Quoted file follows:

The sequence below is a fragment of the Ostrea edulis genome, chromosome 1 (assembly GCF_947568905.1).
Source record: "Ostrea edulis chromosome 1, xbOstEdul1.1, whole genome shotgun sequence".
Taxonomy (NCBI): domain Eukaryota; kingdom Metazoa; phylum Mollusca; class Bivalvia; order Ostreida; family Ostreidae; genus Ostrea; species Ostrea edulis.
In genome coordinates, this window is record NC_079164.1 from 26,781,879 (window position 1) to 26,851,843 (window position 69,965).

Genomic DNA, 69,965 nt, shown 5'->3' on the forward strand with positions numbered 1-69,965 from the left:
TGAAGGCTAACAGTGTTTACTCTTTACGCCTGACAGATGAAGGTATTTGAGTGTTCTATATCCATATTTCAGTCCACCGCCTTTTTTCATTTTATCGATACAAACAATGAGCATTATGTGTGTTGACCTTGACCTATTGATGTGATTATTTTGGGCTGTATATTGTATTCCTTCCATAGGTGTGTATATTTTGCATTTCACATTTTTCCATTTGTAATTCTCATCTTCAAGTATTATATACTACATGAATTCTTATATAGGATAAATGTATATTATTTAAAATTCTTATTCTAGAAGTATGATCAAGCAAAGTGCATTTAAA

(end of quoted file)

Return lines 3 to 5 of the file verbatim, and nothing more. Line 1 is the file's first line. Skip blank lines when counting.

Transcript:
Taxonomy (NCBI): domain Eukaryota; kingdom Metazoa; phylum Mollusca; class Bivalvia; order Ostreida; family Ostreidae; genus Ostrea; species Ostrea edulis.
In genome coordinates, this window is record NC_079164.1 from 26,781,879 (window position 1) to 26,851,843 (window position 69,965).

Genomic DNA, 69,965 nt, shown 5'->3' on the forward strand with positions numbered 1-69,965 from the left: